And I can hear the ground shake beneath us as the prison walls cave inAnother in the Fire, Bethel Worship
Paul was quite a guy. He’d had what you might call a radical conversion to Christianity where he went from enemy number one to the author of most of the New Testament. It’s a pretty crazy story, but I’m not telling that one today. (You can find it in Acts 9, if you’re interested.)
Anyway, a few years later he was traveling the known world, telling people about Jesus, when this poor possessed slave girl just wouldn’t leave him alone. She, or rather, the spirit inside of her, kept yelling at him. For days. He eventually got fed up with all the yelling, as I’m sure it was more than a little bit distracting and detracting from his message. So he commanded the spirit in the name of Jesus to shut up and
dance err, to leave. It did.
As you can imagine, her masters were more than a little ticked off when they found out that their fortune-telling, money-making slave girl had been silenced and the cash had stopped flowing.
They were pretty big wigs in their town and got everyone riled up against Paul and his buddy, Silas. So much so, in fact, that they had them thrown into the darkest pit of the prison, complete with leg shackles.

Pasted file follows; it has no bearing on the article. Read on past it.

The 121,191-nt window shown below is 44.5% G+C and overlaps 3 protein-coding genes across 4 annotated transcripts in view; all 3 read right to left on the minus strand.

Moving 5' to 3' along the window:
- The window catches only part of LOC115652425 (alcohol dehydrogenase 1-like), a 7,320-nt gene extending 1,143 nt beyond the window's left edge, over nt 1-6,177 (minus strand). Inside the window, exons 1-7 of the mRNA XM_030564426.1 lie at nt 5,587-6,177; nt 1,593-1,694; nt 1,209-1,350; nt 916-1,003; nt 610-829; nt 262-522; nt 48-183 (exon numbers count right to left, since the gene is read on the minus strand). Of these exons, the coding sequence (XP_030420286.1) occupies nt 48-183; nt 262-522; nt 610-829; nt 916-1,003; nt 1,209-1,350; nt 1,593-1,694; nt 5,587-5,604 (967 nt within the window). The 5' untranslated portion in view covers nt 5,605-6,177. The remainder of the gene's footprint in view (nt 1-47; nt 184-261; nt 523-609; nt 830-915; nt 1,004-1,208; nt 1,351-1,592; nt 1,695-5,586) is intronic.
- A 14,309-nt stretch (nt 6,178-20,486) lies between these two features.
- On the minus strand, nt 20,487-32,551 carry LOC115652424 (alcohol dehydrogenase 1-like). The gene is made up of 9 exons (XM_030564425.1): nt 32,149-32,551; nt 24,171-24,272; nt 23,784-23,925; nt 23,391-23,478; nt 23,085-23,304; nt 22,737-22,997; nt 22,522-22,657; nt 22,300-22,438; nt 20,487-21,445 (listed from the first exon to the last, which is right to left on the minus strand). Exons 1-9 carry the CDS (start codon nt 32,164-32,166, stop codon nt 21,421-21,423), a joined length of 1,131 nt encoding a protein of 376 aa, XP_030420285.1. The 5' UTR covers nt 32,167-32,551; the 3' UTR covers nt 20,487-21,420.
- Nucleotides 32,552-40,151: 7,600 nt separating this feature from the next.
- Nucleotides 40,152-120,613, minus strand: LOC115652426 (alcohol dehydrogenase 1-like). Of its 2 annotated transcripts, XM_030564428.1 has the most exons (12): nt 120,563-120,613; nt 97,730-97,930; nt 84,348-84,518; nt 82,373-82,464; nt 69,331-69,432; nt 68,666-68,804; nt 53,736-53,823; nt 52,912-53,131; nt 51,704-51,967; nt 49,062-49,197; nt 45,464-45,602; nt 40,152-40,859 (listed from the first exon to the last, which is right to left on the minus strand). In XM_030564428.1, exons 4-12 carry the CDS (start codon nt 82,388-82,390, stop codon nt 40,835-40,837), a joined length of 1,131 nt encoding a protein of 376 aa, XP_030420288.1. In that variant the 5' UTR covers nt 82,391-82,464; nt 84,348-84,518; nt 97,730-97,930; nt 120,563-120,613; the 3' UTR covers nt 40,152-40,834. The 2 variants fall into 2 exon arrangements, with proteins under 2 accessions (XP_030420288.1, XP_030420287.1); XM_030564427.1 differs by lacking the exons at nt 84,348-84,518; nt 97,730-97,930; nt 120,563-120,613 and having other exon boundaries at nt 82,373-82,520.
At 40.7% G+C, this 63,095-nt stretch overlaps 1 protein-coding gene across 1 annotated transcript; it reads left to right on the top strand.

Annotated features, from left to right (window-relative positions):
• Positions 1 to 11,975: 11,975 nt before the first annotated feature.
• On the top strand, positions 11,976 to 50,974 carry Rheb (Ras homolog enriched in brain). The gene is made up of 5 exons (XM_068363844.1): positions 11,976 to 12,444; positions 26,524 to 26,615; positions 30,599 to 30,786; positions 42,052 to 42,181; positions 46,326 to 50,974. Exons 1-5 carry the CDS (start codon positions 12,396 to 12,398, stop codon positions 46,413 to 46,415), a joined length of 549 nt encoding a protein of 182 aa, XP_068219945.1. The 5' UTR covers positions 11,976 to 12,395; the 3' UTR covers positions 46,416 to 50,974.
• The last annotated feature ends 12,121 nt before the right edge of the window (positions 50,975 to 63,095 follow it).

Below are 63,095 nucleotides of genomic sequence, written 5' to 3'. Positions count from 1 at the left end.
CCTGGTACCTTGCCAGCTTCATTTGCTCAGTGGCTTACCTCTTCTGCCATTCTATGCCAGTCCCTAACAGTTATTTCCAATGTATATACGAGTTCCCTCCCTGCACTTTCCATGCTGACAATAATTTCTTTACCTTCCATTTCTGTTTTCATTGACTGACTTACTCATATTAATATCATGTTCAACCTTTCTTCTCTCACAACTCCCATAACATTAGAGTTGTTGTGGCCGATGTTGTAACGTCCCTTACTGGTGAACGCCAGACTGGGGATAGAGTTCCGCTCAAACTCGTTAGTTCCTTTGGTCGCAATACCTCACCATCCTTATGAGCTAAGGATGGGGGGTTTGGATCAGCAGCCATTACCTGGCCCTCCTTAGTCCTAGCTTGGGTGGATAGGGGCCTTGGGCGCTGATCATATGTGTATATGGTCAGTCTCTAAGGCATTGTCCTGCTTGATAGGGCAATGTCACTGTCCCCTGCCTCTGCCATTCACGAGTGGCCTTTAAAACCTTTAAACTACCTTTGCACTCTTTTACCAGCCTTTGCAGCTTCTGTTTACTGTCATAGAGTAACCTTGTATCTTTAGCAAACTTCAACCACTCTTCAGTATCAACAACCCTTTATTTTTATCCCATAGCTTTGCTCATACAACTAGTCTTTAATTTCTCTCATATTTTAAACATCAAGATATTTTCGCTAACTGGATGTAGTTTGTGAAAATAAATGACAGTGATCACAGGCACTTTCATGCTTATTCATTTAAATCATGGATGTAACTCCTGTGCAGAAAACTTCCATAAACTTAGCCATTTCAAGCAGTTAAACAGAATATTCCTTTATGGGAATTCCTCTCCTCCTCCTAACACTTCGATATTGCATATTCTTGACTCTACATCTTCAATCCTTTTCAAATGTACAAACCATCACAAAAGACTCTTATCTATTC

If this happened to me and one of my besties, I’m pretty sure we’d be lying in the corners crying. But not these guys. Nope. They spent the night praying and singing hymns to God.
Did you catch that? Their circumstances were horrible. They’d been stripped naked, beaten and chained to dungeon walls. They were probably going to die awful, painful deaths in the morning. But instead of giving up, they gave up only praise.
And God delivered. About midnight a massive earthquake hit the prison. The doors flew open and the chains of every prisoner fell off.
The guard was so distraught, thinking his prisoners had escaped that he was ready to kill himself. But just as he reached for his sword, a voice rang out, “Stop! We’re all here! We’re all here!”
Paul and Silas hadn’t taken the chance to run away from their problem. Instead they took the chance to share the good news of Jesus with their jailer.
Ya’ll, this is so what I want to do. What I’m hoping I’m doing. What is so hard but so good. What keeps me kickin’ on the worst of days.
This is hard. There are a lot of days I’d rather just curl up in a ball and cry. Sometimes I do. But almost every day I sing. I sing because laying down and dying isn’t an option. Because God is still good, even when I’m chained to a wall and don’t feel like I can go another minute. Because when I sing praises, the walls fall and the chains break and I am free.